Ted’s Cigars, a branded cigar company, moves into the Highlands

Ted Jackson, Jr.

Ted Jackson, Jr.

Late last year, the 25-year-old Ted’s Cigars (aka Ted’s Made by Hand), a wholesale and online seller of several lines of premium cigars, quietly moved into the old Falls City Brewery building where Barret Avenue and Lexington Road converge. The company imports cigars from a manufacturer in the Dominican Republic, and flavors and brands them for celebrities and other companies. It also produces its own “ted’s” line of cigars.

Ted Jackson, Jr., who founded the company, gave us a tour of the swanky offices, which are still undergoing renovation. The company HQ was previously on Frankfort Avenue.

Who licenses branded cigars? If you’ve been to the Maker’s Mark Distillery, or any gift store specializing in bourbon, you’ve probably seen the wax dipped glass tube that features their branded cigar. Its infused with Maker’s Mark bourbon. Jim Beam, Sam Adams and Grand Marnier also have signature cigars.

Churchill Downs has partnered with Ted’s. NASCAR driver Dale Earnhardt Jr.® (yes, his name is apparently a trademark) offers the “88” cigar. And the guys from Duck Dynasty also have partnered with Ted’s. Their brand, Duck Commander, “represents a way of life; one of faith, family and the opportunity to live off the land,” according to the website. (That “living off the land” thing is a bit of a stretch. Duck Commander took in $40 million in 2012.)

Louisville businessman a big Koch Brothers donor

James A. Patterson

Jim Patterson

New data has emerged revealing that Louisville-area businessman Jim Patterson is among the biggest donors to a war chest created by the famed, or infamous, Charles and David Koch. As revealed by the Institute for Southern Studies, Patterson is one of several southern donors who have contributed to the Kochs’ Freedom Partners Action Fund, a so-called “super PAC” that raised more than $23 million in independent expenditures to go toward bolstering conservative U.S. House and Senate candidates in the 2014 election cycle.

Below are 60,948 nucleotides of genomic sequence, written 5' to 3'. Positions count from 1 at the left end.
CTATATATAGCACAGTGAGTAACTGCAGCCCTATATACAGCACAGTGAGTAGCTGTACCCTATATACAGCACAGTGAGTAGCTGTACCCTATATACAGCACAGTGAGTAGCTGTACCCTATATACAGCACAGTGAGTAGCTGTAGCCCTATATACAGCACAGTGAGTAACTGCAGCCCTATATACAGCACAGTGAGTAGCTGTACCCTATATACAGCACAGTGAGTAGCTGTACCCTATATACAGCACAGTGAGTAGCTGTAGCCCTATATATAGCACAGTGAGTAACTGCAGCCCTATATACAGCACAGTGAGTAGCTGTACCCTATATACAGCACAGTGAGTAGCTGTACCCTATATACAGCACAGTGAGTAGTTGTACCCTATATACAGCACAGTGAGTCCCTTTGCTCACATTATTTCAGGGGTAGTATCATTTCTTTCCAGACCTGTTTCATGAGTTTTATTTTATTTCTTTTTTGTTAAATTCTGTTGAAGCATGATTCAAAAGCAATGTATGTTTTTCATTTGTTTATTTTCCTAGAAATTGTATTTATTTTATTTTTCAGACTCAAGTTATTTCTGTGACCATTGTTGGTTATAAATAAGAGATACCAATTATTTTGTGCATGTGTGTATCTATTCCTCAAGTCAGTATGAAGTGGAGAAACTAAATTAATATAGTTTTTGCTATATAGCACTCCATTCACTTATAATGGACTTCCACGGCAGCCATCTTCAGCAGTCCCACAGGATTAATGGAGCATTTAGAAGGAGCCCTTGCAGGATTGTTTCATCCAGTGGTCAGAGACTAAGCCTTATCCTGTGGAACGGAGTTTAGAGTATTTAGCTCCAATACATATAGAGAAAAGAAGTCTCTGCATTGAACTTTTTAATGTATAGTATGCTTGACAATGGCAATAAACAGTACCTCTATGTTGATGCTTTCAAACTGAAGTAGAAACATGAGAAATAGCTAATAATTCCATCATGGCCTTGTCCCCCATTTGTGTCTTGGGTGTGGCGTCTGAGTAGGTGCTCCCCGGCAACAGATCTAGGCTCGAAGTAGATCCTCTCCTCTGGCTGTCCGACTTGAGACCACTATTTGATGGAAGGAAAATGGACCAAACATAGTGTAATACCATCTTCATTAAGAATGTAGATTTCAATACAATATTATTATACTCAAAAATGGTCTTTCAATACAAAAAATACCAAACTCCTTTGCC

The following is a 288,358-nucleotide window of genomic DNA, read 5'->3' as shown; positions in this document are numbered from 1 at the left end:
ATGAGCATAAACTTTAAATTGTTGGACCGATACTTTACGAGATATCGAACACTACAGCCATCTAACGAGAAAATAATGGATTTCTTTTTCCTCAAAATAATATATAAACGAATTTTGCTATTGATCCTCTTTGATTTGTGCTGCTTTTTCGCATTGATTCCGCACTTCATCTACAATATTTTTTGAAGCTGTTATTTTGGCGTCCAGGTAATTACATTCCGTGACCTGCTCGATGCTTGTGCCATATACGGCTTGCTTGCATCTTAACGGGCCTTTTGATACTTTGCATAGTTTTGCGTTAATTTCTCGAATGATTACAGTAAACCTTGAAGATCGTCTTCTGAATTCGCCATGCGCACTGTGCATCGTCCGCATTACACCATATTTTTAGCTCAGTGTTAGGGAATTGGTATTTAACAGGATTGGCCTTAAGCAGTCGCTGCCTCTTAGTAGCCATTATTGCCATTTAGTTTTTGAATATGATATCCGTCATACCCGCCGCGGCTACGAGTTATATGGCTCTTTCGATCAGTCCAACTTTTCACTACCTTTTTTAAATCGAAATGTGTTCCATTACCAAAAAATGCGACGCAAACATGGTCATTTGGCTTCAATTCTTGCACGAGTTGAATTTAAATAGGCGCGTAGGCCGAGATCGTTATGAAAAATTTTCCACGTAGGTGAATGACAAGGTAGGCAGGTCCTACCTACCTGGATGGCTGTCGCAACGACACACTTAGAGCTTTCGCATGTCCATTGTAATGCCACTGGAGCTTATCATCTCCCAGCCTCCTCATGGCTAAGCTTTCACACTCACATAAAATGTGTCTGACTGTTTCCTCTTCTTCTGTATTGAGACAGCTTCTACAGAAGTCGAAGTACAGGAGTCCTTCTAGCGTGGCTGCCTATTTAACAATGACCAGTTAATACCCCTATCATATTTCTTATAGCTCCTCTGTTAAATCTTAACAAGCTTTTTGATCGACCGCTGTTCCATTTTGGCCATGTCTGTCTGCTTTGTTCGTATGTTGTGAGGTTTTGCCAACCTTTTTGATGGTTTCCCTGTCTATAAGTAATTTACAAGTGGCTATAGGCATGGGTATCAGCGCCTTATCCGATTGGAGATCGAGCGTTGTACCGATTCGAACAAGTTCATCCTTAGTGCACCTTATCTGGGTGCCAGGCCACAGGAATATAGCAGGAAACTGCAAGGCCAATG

Patterson, who donated $200,000, was one of 15 businesspeople from the South who donated more than $100,000 to the super PAC in 2014.

The Institute for Southern Studies reports the Kochs’ political actions, in case you couldn’t have guessed, were focused on issues such as removing environmental regulations and getting rid of the Affordable Care Act. The report also says that earlier this year, the Kochs said they planned to spend $900 million on the 2016 elections — way more than the entire Republican Party spent in 2012. The Koch brothers’ combined wealth was estimated by the group at $86 billion.

Patterson is well-known in Louisville. He most recently made news for buying the Boca Raton, Fla., home of Dennis Kozlowski, the disgraced former CEO of Tyco International. Patterson picked up the property for $10.25 million.

Though he’s had a long and extraordinarily successful career in business, the self-made Patterson isn’t a high-profile guy (beyond providing the funding and name for U of L baseball’s Jim Patterson Stadium, for one). He grew up poor in Louisville, earned a baseball scholarship to U of L, and went on to open the Jerry’s chain of restaurants. He also founded Long John Silver’s, which today is a huge national chain, as well as Western Restaurants Inc., which operated scores of Wendy’s. And he played a founding role in a number of other businesses, including Chi-Chi’s Mexican restaurants, AmeriCall and First Phone, and Rally’s.

In April, Patterson and two partners sold Western Restaurant’s 39 Wendy’s franchises to BTH Restaurants, which is owned by another U of L athletic alum, Ulysses “Junior” Bridgeman. Patterson will remain at BTH, though his partners retired from the restaurant biz.

Calls to Patterson were not returned.